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Students collaborate over wastewater treatment research

Five student researchers from across Europe will together provide 15 years' worth of research on a range of wastewater treatment and resource recovery projects. The collaborative research aims to address the challenges created by tighter environmental standards, the need to reduce carbon emissions and to derive value from waste.

The students will working on their PhDs for the next three years using research initiatives that combine both academic and real world expertise. Supporting expertise is being provided by European research institutes Catalan Institute for Water Research and the University of Girona, with companies Atkins and Aquafin. 

Projects will include:

  • Tackling emerging compounds in wastewater treatment plants
  • Transformation of micro-contaminants in wastewater treatment
  • Optimal configuration of nitrogen and phosphorous recovery schemes within wastewater treatment plants
  • Assessment of environmental and socio-economic implications of urban wastewater systems upgrading

The researchers have been recruited by TreatRec, a European Industrial Doctorate programme  launched at the end of September this year and involves hosting the researchers within Atkins and Aquafin. This means the researchers will be working in an environment that draws together both academia and industry excellence.

Atkins is hosting Pau Juan Garcia, one of the researchers, whose PhD research will look at the resilience of wastewater treatment to current and future stress conditions using advanced analytical and GIS strategic modelling techniques. He said: “My aim for the PhD research is to improve resilience in the water treatment planning and process operation, delivering sustainability through improved risk management.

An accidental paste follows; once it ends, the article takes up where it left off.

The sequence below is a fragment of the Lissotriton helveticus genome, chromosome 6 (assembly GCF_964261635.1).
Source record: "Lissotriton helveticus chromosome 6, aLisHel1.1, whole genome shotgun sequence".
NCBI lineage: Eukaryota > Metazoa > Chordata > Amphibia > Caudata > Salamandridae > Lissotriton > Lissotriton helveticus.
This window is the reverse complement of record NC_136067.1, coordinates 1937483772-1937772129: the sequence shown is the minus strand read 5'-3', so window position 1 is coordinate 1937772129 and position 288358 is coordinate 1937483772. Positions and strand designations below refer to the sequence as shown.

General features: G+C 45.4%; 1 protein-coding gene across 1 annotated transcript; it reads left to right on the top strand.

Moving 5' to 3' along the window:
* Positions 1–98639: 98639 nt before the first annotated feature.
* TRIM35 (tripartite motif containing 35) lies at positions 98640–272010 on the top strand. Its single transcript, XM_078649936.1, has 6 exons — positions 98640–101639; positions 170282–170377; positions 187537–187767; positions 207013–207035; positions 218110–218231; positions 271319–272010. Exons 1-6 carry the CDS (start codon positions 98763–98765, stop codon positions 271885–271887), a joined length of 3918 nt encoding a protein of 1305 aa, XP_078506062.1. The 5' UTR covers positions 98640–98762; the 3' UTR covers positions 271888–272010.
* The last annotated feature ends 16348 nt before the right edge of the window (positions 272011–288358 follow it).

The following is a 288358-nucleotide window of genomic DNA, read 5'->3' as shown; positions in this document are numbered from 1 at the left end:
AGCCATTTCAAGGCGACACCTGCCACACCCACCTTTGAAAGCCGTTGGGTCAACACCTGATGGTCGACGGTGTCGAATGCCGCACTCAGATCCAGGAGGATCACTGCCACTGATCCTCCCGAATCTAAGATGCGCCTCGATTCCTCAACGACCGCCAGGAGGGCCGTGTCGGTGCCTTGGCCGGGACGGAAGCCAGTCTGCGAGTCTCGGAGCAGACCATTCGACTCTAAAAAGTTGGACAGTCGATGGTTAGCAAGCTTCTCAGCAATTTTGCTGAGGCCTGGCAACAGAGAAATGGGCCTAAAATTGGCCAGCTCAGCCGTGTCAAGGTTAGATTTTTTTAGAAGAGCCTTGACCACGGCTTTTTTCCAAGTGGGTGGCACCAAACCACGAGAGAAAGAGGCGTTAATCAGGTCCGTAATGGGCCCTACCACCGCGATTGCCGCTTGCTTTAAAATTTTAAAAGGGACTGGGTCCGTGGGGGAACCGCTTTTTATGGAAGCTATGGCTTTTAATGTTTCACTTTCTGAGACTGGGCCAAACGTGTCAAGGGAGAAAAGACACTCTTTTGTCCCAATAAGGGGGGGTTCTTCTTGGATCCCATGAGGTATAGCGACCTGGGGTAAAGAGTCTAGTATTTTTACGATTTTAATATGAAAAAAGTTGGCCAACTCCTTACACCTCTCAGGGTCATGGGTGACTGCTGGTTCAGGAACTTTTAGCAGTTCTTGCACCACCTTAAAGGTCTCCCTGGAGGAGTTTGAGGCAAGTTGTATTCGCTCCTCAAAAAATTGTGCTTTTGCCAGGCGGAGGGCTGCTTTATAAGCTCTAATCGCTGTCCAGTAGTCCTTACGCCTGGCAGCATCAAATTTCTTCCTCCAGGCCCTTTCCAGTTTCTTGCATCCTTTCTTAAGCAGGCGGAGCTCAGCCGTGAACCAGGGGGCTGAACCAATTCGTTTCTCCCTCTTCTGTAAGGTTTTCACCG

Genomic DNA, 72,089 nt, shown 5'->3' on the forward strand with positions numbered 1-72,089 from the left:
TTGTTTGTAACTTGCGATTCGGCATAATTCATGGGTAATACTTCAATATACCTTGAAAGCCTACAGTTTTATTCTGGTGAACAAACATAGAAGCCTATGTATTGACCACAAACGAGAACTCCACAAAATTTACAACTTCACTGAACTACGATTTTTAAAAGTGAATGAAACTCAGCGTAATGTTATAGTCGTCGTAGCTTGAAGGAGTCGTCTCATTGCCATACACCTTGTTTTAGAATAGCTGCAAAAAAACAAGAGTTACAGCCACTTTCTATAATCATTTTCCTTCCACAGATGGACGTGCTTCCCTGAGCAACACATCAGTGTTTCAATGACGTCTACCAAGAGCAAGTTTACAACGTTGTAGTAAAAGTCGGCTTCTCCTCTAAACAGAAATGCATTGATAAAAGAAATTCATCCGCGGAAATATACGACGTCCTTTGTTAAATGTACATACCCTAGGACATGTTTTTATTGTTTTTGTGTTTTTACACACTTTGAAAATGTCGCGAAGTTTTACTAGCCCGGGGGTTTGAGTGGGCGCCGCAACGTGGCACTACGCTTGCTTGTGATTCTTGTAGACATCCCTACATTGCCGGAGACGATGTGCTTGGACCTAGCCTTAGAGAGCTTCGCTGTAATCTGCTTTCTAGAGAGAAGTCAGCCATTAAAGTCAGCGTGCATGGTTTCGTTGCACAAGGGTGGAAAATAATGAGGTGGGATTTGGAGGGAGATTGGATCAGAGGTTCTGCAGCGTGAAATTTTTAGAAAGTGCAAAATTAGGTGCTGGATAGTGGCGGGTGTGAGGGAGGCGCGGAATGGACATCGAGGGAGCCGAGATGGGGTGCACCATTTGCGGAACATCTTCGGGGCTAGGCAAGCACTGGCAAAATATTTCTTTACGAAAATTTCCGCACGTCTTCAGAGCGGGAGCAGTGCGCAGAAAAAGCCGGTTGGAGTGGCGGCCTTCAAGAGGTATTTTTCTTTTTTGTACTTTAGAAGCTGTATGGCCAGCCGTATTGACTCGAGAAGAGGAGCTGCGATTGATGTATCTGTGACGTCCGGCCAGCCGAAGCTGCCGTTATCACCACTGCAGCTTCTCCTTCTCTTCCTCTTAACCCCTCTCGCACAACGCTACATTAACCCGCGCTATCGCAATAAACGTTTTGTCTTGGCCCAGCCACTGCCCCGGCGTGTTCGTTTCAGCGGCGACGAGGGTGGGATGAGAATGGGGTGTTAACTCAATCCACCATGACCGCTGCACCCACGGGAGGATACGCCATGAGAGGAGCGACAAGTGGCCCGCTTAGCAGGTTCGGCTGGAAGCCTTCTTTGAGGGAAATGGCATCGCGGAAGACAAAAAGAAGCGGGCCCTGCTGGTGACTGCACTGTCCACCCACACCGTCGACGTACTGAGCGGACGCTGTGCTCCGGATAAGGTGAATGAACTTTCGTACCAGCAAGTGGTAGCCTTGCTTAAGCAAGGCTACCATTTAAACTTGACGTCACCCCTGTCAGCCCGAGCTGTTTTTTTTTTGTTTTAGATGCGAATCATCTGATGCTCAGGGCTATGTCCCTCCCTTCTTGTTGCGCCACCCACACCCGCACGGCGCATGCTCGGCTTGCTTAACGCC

"By being hosted in Atkins, I am working with leading industry experts who are best placed to guide the direction of the research, ensuring that it will benefit the wider water industry. It’s an exciting position to be in – by being closely linked to those working in the industry, I am confident that my research will have a lasting impact.”  

Arthur Thornton, project director at Atkins, said: “Working for water companies across the UK and abroad, we provide the real world context and have a track record of applied research and development - the benefits of which can be passed directly onto our clients and their customers. We are extremely confident that this Horizon 2020 project will be considered to be exemplar in its field – linking academic and industry excellence creates a very exciting knowledge creation opportunity that Atkins is proud to be at the heart of.”

Through this collaboration, the project team is confident that it will be able to produce high quality research addressing the challenges of the Water Framework Directive whilst balancing energy and product recovery challenges. The PhDs are also aligned with UK research programmes managed by Atkins - benefitting the UK industry as a whole.   

Author: Maureen Gaines, Editor, WET News Find on Google+
Topic: Treatment
Tags: research & development , academics , wastewater treatment , Water Framework Directive

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